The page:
You’ve managed to convince yourself that your light won’t be nearly bright enough to illuminate a room, let alone bring joy to someone else, or get you through the next week and a half of stress-filled board room meetings and your daughter’s teenage crisis.
You spend hours on end, trying to decide if you should have a meltdown over your finances or your inability to get a promotion at a job you’ve poured blood, sweat and tears into these past 15 years.
Hearing “am I the problem,” on replay, you’re conflicted. Not because you’re incapable of recognizing your worth, but because you know your worth, often feel joy, and love to laugh… but can’t seem to escape the looming darkness of anxiety, stress and need to think about the future (1 Peter 5:7, Matthew 6:34)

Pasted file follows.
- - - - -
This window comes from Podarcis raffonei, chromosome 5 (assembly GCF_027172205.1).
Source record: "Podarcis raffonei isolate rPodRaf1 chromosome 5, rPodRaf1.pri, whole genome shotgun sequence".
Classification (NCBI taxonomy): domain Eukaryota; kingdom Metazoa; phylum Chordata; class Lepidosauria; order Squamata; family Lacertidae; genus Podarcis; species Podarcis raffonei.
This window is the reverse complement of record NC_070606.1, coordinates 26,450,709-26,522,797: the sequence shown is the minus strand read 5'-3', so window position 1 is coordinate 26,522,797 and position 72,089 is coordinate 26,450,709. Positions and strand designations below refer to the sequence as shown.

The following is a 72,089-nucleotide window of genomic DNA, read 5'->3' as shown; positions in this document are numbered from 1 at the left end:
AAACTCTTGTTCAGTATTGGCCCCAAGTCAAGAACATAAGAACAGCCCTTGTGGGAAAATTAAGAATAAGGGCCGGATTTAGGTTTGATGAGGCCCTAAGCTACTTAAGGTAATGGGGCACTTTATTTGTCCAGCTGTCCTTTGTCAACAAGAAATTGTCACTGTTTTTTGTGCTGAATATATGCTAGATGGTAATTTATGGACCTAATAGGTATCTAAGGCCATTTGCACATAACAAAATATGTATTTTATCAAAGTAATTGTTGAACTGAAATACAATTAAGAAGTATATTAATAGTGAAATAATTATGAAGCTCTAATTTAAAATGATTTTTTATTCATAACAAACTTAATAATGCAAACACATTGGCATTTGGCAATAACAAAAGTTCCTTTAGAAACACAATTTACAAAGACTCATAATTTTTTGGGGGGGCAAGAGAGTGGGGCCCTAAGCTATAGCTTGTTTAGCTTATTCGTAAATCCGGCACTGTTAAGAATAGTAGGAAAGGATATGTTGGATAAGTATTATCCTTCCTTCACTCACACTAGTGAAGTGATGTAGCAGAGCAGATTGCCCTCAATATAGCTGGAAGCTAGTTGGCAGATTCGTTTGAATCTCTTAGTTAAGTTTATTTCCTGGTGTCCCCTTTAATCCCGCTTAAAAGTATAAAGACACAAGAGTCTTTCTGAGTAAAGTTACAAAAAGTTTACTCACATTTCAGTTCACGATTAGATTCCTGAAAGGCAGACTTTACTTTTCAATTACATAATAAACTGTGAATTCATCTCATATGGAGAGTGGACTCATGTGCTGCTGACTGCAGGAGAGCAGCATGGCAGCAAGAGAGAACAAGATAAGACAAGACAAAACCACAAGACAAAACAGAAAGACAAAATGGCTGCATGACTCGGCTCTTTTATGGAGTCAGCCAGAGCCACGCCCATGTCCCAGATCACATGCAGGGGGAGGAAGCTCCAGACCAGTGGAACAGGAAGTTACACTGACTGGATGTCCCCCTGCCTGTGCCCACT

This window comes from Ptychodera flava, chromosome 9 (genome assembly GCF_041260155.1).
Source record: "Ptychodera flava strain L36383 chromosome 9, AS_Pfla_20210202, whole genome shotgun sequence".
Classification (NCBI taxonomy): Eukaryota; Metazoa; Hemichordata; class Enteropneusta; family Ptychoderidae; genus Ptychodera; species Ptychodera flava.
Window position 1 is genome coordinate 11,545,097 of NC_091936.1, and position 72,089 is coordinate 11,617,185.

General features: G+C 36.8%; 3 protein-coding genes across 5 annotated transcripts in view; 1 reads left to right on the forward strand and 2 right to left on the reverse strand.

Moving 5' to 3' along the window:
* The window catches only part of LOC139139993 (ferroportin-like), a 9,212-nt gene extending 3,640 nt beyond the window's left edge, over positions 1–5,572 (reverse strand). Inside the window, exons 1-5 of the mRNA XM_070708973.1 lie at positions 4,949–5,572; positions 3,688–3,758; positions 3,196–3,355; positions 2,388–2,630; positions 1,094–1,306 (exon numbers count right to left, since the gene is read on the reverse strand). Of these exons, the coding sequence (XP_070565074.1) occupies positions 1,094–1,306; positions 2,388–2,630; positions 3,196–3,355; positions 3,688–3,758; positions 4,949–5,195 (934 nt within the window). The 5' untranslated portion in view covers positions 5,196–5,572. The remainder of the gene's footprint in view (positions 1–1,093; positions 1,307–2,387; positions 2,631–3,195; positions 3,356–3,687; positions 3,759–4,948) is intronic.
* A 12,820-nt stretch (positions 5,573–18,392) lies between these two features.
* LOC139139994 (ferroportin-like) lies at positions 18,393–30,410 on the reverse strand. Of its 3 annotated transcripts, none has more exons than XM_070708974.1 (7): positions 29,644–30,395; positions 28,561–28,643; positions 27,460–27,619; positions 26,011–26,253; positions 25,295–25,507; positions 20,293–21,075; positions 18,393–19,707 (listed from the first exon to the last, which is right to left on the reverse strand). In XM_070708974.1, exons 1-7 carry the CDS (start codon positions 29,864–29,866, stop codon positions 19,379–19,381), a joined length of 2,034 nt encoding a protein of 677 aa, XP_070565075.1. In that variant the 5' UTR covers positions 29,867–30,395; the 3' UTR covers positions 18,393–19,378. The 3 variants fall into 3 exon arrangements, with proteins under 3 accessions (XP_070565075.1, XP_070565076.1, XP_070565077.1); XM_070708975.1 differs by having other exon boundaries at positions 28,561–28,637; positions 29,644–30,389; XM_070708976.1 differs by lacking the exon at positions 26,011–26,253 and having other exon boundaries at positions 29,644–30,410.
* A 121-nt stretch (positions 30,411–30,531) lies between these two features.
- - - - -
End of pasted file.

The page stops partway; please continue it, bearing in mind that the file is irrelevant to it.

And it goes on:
But they need me. You tell yourself. Only to quickly contradict that thought with a more toxic one, they don’t need me, my light and my joy is too dim, I’ll just depress them and ruin their happiness.
But if their happiness is real (and stable), how can you ruin it?
Soon, you share your story, your testimony. You’ll share the stories of childhood trauma, poverty and feeling like a misfit amongst “friends.”
Soon, you open up to someone who sees past your artfully drawn on smile and the depth of dark brown eyes.
You insecurely and pitifully share your stories, your hopes and your dreams. — just knowing you’ll be met with judgement and prove yourself right, prove everyone right…
That you’re without light. That you’re not who everyone thought you were.
You’re convinced that sharing your story will finally show people what a fraud you really are. You aren’t this happy person, but you’re deeply hurt and bruised by the marks of recurring disappointment.
And they’ll smile, with tears in their eyes, and continue to call you the light and they’ll beg you to keep sharing your story.